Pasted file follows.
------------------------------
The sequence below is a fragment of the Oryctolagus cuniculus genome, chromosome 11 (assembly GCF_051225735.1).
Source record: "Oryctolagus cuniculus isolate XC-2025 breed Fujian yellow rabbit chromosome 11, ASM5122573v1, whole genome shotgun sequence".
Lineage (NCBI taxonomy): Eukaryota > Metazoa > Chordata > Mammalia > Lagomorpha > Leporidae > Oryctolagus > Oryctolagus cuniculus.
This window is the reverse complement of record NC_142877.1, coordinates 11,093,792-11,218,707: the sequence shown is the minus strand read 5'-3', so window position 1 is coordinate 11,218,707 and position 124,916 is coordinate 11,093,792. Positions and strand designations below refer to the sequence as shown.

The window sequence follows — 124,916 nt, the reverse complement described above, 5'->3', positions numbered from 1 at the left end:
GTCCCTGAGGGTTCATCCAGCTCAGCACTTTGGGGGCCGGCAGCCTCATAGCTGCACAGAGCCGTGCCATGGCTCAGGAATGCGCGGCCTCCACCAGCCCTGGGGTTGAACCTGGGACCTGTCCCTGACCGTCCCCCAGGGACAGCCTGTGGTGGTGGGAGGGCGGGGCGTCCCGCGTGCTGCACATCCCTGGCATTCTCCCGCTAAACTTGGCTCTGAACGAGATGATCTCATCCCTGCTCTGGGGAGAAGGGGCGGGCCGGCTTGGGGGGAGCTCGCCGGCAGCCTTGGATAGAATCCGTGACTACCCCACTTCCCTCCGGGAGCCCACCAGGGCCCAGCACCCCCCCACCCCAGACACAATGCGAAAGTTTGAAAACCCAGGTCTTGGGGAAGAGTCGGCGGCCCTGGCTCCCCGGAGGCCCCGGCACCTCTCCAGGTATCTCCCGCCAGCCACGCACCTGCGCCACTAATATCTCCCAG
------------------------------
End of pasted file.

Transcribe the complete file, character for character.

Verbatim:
The sequence below is a fragment of the Oryctolagus cuniculus genome, chromosome 11 (assembly GCF_051225735.1).
Source record: "Oryctolagus cuniculus isolate XC-2025 breed Fujian yellow rabbit chromosome 11, ASM5122573v1, whole genome shotgun sequence".
Lineage (NCBI taxonomy): Eukaryota > Metazoa > Chordata > Mammalia > Lagomorpha > Leporidae > Oryctolagus > Oryctolagus cuniculus.
This window is the reverse complement of record NC_142877.1, coordinates 11,093,792-11,218,707: the sequence shown is the minus strand read 5'-3', so window position 1 is coordinate 11,218,707 and position 124,916 is coordinate 11,093,792. Positions and strand designations below refer to the sequence as shown.

The window sequence follows — 124,916 nt, the reverse complement described above, 5'->3', positions numbered from 1 at the left end:
GTCCCTGAGGGTTCATCCAGCTCAGCACTTTGGGGGCCGGCAGCCTCATAGCTGCACAGAGCCGTGCCATGGCTCAGGAATGCGCGGCCTCCACCAGCCCTGGGGTTGAACCTGGGACCTGTCCCTGACCGTCCCCCAGGGACAGCCTGTGGTGGTGGGAGGGCGGGGCGTCCCGCGTGCTGCACATCCCTGGCATTCTCCCGCTAAACTTGGCTCTGAACGAGATGATCTCATCCCTGCTCTGGGGAGAAGGGGCGGGCCGGCTTGGGGGGAGCTCGCCGGCAGCCTTGGATAGAATCCGTGACTACCCCACTTCCCTCCGGGAGCCCACCAGGGCCCAGCACCCCCCCACCCCAGACACAATGCGAAAGTTTGAAAACCCAGGTCTTGGGGAAGAGTCGGCGGCCCTGGCTCCCCGGAGGCCCCGGCACCTCTCCAGGTATCTCCCGCCAGCCACGCACCTGCGCCACTAATATCTCCCAG